Working with chocolate can be intimidating, but ruffles and curls are easy to make--no tempering necessary.
Chocolate curls, ruffles, and leaves are impressive and decadent-seeming decorations. Chocolate curls can be made with a vegetable peeler by simply shaving off pieces from a large chocolate block. Warm the chocolate slightly by rubbing the palm of your hand over the surface a few times. (For best results, use a thick baker's block of chocolate, not a thin candy bar-sized one.)
For large curls and ruffles, spread melted chocolate in a thin layer over a marble slab or the back of a clean baking sheet. Let the chocolate cool until set but not completely hard, and then scrape using a knife, spoon, or spatula (a clean 4-inch putty knife from a hardware store works well) depending on the size and the shape of the curl/ruffle you want. Experiment!
These chocolate confections can be piled high, artfully scattered, or precisely placed on a cake. To make chocolate leaves:
- Carefully brush melted chocolate onto a non-toxic leaf such as a rose leaf.
- Cool until chocolate has fully hardened, and gently peel off the natural leaf from the chocolate one.
- For advanced bakers, tempering the chocolate before painting the leaves will make them firmer and more stable.
- Arrange chocolate leaves around chocolate roses: see Plastic Chocolate below
Flowers and Figures
Marzipan can be shaped into animals, fruits, vegetables, flowers--any fanciful shape. Because it can easily be colored with food coloring pastes, marzipan is a favorite for shaping carrots for carrot cakes and other whimsical garnishes. Dry food coloring or luster dusts can be dusted on the finished shapes for extra shading and shine.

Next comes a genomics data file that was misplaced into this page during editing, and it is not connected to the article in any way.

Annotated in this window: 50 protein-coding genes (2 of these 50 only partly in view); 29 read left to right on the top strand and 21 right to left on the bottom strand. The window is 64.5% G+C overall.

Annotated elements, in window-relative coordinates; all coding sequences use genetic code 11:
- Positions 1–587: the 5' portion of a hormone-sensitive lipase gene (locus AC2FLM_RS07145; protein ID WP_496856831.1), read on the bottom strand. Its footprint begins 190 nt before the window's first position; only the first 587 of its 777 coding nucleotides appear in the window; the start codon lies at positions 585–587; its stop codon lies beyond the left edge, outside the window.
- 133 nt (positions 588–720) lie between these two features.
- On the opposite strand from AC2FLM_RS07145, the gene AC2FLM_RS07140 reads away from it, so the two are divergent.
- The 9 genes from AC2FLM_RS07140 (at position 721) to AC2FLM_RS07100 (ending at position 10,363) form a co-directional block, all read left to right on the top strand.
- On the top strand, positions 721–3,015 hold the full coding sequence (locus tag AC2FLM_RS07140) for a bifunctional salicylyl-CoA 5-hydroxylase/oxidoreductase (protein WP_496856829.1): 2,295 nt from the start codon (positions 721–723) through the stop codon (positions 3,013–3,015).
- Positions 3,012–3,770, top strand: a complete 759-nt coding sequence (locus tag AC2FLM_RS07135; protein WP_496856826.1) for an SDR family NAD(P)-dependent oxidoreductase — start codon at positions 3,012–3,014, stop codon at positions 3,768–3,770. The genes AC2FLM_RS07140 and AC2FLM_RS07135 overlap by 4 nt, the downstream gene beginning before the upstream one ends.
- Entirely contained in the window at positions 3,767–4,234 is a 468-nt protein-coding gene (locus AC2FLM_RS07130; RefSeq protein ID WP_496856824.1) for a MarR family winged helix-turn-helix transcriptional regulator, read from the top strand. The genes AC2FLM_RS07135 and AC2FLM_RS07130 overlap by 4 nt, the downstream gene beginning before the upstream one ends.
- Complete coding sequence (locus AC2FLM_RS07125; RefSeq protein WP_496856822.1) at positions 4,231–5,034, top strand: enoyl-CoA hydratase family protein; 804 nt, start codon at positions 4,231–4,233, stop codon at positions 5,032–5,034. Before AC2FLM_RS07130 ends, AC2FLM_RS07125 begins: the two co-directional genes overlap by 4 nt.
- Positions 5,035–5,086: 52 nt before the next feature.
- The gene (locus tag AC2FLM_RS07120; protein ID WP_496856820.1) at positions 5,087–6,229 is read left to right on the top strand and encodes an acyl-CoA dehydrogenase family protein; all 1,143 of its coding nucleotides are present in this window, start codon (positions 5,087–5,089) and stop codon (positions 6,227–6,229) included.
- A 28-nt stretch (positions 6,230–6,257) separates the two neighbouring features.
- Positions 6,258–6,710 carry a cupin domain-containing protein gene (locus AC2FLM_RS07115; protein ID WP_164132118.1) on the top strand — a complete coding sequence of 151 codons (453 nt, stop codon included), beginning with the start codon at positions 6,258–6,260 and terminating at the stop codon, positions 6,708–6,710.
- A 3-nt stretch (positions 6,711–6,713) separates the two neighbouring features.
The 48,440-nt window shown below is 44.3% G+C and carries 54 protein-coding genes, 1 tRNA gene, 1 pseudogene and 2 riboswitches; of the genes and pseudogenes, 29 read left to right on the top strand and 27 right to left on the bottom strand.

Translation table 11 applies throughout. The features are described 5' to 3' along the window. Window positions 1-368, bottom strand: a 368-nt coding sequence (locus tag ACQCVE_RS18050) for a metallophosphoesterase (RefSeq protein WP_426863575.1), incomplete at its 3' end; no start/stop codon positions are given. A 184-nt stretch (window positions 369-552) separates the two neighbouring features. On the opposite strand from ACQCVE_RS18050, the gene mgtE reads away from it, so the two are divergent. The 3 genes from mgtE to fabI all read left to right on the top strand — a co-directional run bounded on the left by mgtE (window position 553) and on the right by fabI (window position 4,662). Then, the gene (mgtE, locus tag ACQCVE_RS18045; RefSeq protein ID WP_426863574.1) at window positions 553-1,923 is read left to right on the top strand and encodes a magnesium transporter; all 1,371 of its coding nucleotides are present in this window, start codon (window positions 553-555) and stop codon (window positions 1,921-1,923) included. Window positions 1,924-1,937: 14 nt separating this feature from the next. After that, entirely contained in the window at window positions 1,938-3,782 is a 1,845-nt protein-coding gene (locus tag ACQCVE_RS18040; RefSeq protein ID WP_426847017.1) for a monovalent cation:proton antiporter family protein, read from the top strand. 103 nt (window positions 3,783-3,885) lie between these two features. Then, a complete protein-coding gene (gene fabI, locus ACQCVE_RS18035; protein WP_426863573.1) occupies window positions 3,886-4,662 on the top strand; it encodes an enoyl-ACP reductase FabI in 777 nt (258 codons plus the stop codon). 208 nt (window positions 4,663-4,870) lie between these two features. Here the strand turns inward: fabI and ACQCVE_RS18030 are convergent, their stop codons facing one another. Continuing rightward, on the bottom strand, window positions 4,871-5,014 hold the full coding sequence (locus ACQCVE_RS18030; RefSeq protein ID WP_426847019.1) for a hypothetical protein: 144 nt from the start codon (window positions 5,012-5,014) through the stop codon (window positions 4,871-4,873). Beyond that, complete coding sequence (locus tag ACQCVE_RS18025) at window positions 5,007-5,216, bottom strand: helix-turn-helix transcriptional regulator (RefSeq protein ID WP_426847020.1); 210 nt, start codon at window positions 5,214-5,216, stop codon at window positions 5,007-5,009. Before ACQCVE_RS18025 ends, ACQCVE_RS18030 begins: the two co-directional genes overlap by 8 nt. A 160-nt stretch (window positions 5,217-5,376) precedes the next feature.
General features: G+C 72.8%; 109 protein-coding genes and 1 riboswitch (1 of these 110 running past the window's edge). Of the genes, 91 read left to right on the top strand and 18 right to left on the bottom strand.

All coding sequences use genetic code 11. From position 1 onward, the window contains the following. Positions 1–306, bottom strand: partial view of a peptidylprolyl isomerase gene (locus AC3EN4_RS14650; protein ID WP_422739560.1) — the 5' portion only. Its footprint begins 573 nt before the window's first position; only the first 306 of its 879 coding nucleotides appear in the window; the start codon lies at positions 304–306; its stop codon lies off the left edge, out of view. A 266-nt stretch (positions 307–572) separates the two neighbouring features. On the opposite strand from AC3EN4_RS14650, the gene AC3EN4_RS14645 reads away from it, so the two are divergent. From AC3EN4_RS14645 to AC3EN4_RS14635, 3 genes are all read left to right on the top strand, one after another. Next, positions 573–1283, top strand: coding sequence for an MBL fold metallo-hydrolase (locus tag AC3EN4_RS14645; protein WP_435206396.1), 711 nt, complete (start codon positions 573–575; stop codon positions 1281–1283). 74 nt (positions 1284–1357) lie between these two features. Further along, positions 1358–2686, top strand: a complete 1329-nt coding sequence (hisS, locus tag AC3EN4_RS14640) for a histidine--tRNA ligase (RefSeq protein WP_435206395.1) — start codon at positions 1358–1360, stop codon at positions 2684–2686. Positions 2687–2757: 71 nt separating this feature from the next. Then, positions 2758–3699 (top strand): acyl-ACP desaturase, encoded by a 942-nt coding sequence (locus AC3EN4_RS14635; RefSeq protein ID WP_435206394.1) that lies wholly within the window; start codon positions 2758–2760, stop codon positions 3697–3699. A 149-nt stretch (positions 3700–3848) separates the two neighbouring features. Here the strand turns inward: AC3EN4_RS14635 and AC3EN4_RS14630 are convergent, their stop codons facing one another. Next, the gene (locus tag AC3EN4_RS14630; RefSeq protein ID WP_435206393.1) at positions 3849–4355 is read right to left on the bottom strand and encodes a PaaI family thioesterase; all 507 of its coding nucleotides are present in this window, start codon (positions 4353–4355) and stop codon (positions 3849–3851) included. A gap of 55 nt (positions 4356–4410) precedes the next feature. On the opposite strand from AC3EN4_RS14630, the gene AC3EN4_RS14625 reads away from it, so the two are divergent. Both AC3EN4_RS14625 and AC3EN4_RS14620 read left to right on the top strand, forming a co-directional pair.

Rolled fondant can be cut into flower shapes or molded, although it is not as flexible as marzipan or plastic chocolate. Plastic chocolate--white and dark--makes beautiful roses and leaves, but is not easy to tint. Brush with luster dust (available at cake decorating and specialty shops) for a subtle blush of color. Gum paste and pastillage are other decorative sugar doughs used by professional cake decorators; while "edible," these decorations are best for admiring, not nibbling.
All decorative doughs should be kept tightly wrapped in plastic to avoid cracking and drying out.
For piped frosting decorations, practice makes perfect! If you're new to cake decorating, buy a set of inexpensive decorating tips from a craft store or supermarket and a can of smooth icing. Use a flat dinner plate or a cookie sheet to practice piping "Happy Birthday" or your desired message. (Script might be easier for beginners than printing.) Play around with star tips to create rosettes and decorative borders; use plain tips for scribing messages or piping pearls. If this is something you enjoy, you may wish to move on to roses, daisies and other more challenging designs.
For string work, lacy Cornelli designs, and other very fine piping work, you will need a smaller opening than commercial decorating tips provide. Pastry chefs make their own parchment paper cones for piping tempered chocolate and royal icing in hair-fine strands. You can try fine piping by using a disposable plastic pastry bag and cutting the smallest opening you can.